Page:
US 6413100 B1 Abstract Methods and apparatus for providing a solution to a given problem comprising the steps of receiving a request for a solution to a known problem, accessing a first set of data comprising a plurality of template solutions to problems, accessing a second set of data comprising a plurality of problem variable value sets, interfacing the first set of data and the second set of data for generating a solution to the problem, and transmitting the solution over a computer network.
Claims(61) 1. A method of providing a solution to a problem comprising the steps of:
providing a subject object stored in computer readable memory, said subject object comprising a plurality of index codes and a plurality of subject topics in varying degrees of specificity, and wherein each subject topic is associated with an index code;
providing a second object stored in computer readable memory, said second object comprising a record of at least one identifying property of at least one textbook problem, said record comprising an index code from the subject object and a problem variable value set comprising at least one value element;
providing a template object stored in computer readable memory, said template object comprising a plurality of indexed template solutions to problems, wherein each of said plurality of template solutions comprises a variable element and is characterized by an index code from the subject object;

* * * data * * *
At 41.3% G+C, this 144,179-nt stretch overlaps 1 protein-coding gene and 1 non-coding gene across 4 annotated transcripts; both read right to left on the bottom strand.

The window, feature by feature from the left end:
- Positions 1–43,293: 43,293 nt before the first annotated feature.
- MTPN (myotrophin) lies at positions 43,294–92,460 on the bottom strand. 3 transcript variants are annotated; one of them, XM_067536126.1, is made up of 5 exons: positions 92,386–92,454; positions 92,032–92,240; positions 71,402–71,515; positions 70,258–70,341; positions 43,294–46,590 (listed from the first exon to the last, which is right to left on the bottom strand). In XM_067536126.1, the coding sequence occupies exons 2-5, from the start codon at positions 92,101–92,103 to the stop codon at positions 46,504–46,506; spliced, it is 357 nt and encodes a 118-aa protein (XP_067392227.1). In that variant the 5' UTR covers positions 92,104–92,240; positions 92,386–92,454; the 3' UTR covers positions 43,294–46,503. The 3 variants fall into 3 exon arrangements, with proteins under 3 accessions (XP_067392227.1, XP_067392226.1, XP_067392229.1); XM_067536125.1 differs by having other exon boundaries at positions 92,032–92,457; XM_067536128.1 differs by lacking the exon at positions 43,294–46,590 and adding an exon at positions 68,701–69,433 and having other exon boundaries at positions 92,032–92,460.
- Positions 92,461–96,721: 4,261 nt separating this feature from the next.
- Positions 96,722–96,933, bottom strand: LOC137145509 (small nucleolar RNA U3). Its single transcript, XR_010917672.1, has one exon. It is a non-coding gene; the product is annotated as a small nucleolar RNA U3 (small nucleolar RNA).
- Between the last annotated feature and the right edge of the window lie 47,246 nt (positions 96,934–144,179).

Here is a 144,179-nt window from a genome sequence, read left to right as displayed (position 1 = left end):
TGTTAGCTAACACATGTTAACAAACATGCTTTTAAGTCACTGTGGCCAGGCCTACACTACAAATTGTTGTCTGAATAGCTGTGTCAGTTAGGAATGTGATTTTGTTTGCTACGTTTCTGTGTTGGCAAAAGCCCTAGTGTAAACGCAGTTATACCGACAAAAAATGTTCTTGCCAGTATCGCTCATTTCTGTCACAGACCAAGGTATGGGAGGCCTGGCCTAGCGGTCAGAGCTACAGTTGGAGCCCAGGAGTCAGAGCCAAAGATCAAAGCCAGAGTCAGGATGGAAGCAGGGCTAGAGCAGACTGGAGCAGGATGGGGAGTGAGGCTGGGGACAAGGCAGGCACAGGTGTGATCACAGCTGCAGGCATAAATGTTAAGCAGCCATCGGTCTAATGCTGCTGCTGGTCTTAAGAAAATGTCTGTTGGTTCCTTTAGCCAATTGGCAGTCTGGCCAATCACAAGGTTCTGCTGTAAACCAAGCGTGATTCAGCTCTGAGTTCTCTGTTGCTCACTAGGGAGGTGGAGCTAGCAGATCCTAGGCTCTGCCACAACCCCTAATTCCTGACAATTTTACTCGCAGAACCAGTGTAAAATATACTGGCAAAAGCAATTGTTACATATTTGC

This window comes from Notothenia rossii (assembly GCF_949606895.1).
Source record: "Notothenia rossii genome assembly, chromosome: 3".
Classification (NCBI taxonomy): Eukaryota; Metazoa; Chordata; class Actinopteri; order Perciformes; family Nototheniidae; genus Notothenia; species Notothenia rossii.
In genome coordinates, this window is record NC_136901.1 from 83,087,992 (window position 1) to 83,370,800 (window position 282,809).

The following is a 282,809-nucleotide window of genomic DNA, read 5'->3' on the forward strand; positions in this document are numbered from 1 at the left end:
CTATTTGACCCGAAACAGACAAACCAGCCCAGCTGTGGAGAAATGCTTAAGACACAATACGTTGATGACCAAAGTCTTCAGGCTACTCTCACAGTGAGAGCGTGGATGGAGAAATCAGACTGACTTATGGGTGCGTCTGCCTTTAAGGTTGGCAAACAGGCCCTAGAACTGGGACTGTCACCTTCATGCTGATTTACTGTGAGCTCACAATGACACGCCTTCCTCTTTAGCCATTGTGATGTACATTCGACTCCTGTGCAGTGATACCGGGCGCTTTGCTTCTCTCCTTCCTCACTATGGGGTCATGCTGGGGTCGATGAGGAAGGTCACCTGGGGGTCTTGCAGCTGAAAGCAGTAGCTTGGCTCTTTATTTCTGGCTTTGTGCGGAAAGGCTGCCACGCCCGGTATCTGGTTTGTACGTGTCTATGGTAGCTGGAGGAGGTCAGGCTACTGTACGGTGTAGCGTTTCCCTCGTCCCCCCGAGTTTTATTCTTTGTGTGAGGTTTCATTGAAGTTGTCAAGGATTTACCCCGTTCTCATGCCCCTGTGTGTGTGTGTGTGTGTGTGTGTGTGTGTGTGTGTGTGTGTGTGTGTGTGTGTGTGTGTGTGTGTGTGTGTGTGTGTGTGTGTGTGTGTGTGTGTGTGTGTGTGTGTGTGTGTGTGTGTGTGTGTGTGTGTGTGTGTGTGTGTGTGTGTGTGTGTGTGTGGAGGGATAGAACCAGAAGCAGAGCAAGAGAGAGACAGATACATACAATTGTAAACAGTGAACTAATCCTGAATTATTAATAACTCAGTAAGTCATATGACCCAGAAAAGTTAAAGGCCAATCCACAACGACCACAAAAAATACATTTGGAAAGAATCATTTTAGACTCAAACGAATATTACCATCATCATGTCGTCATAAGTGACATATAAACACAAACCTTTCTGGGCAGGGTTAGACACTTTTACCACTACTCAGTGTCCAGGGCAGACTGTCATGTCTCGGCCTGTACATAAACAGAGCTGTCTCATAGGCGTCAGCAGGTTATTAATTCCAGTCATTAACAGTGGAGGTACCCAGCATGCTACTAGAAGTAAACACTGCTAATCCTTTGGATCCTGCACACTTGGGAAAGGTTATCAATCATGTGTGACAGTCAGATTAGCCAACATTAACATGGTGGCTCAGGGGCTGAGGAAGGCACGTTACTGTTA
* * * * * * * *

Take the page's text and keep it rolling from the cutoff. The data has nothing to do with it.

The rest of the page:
providing a first computer program capable of matching like index codes and replacing variable elements with value elements;
providing a second computer program capable of real-time math computation;
receiving, using a computer, a request for a solution to the problem;
accessing, using a computer, a template solution comprising at least one variable element and a problem variable value set comprising at least one value element;
replacing, using the first computer program, said variable element with said value element to form an interim solution to the problem, said interim solution comprising a mathematical equation imbedded therein;
running, using the second computer program, a solution to the mathematical equation imbedded in the template solution to generate the solution to the problem; and
transmitting, using a computer, said solution to the problem over a computer network.
2. The method of
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8. A method for providing a solution to a problem comprising the steps of:
providing a graphical user interface comprising at least one data input field for inputting data comprising an identifying property of a textbook;
receiving, using a computer, a request for a solution to the problem;
accessing, using a computer, a record from a first object, said record comprising a value element;
accessing, using a computer, a record from a template object, said template object comprising a plurality of records of template solutions to problems;
interfacing, using a computer, the record from the first object and the record from the template object for generating a solution to the problem; and
transmitting, using a computer, said solution over a computer network.
9. The method of
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21. The method of
providing a math computation program, said math computation program capable of running the solution to the mathematical equation; and